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CIO Unplugged 10/24/12

October 24, 2012 Ed Marx 3 Comments

The views and opinions expressed in this blog are mine personally and are not necessarily representative of current or former employers.

CIO, Wake Up and Lead

Alexander the Great, one of the greatest military generals who ever lived, conquered almost the entire known world with his vast army. As the story goes, one night during a campaign, he couldn’t sleep. He left his tent to walk the campgrounds.

He came across a soldier asleep on guard duty – a serious offense. The penalty for sleeping on guard duty was, in most cases, death.

The soldier began to wake up as Alexander the Great approached. Recognizing who stood before him, the young man feared for his life.

Alexander the Great looked down at the soldier. “Do you know what the penalty is for sleeping on guard duty?”

“Yes, sir.” The young man’s voice quivered.

His features hardened, and Alexander the Great put a hand on his hilt. “What’s your name, soldier?”

“Alexander, sir.”

Alexander the Great studied the young man with a searing gaze. “What is your name?”

“My name is Alexander, sir.” The soldier’s knees shook.

A third time, Alexander the Great demanded with force, “What is your name?”

Breathing heavily, the young man replied, “My name is Alexander, sir.”

Alexander the Great then came face to face with an intense look. “Soldier, either change your name or change your conduct.”

True or not, the story brings out the point that it’s our duty to walk in the authority of our calling. As CIOs, we continually lobby for our voice at the table. We want to be seen and treated as a peer by our C-suite counterparts.

After interviewing several CEOs and CIOs, I wrote a post for Modern Healthcare last summer about this precise dilemma. In our quest to be recognized by the first letters of our title – typically VP (vice president) or SVP  (senior vice president) — we ultimately back down when opportunity presents itself.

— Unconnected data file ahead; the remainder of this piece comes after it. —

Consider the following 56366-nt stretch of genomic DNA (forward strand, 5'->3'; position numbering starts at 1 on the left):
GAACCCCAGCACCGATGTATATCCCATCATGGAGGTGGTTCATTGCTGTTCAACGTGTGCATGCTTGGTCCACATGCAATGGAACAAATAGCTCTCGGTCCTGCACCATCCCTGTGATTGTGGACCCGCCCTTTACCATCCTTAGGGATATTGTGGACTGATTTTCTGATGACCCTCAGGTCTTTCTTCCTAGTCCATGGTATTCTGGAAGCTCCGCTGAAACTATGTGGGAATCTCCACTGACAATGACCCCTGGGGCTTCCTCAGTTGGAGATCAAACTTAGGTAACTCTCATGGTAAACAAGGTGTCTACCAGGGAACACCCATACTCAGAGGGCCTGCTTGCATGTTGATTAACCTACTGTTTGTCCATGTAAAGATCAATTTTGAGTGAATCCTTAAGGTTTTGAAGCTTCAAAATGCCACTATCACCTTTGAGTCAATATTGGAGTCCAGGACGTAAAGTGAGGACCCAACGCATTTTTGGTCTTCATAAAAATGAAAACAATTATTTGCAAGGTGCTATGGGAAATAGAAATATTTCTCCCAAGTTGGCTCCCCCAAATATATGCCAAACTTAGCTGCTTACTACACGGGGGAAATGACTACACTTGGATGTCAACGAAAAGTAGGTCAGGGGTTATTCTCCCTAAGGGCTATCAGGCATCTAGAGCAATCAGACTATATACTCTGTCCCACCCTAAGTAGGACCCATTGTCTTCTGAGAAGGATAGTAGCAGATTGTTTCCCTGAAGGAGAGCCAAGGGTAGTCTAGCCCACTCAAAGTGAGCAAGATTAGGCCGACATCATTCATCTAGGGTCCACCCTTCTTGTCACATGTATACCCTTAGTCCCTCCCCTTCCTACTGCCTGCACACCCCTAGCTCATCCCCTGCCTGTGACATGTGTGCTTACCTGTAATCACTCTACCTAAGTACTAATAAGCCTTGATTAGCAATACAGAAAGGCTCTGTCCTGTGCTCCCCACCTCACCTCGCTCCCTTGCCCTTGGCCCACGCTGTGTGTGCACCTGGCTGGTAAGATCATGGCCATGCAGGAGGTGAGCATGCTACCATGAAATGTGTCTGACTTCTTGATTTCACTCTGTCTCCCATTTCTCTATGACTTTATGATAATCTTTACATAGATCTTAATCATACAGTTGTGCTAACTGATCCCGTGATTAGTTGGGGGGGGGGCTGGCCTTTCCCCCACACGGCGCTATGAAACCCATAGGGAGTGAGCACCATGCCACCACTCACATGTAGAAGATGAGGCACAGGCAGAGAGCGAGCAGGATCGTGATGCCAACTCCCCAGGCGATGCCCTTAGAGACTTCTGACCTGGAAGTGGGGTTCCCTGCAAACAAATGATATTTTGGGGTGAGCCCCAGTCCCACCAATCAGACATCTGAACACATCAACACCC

A few notable exceptions exist. We all know CIOs who lead business areas of their organizations such as human resources, strategy, finance (yes, finance), and construction, or have gone on to become CEOs. But these are absolute rarities.

Here is a quick pulse check to figure out which one you are:

  • Are you presently leading something outside of IT?
  • Do you speak as a business person or a techie?
  • Do you routinely showcase the business value of IT investments?
  • Are you known to resolve challenges or do you run for cover?
  • Do you frequently say, “There is no such thing as an IT project” and punt responsibility?
  • Do you tell people you “lead from behind?”

Let’s take an example many can relate to. Most CIOs are already on an EHR journey or preparing to embark on one. What an opportunity to lead! Certainly you are not to lead alone, but nor should you abdicate your leadership on this one. And here lies the irony. The majority of troubled EHR initiatives were not led by CIOs, yet the CIO was often the first to go.

Don’t get caught up in my specific example, but rather the heart of the situation described. You might as well take the lead whenever available, because one way or another — despite your best attempt to disassociate — the CIO is integral to almost every action taken by the business. You will take the fall! I advocate that you lead alongside, not in front or behind.

What factors position you so that the coach puts you in the game?

  • Excellence. Ensure your credibility is rock solid based on the operational performance of your team. The trains must run on time.
  • Intentionality. Have a routine in place where you are getting face time with your peer suite. Throw in a mix of one-on-one time.
  • Transparency. Operate and conduct your interactions as openly as possible. Build your own site where peers can get self-help information on what’s taking place in your areas. Publish your budget and show the costs for supporting each business unit down to the application level. Give no one reason to accuse you of hiding anything.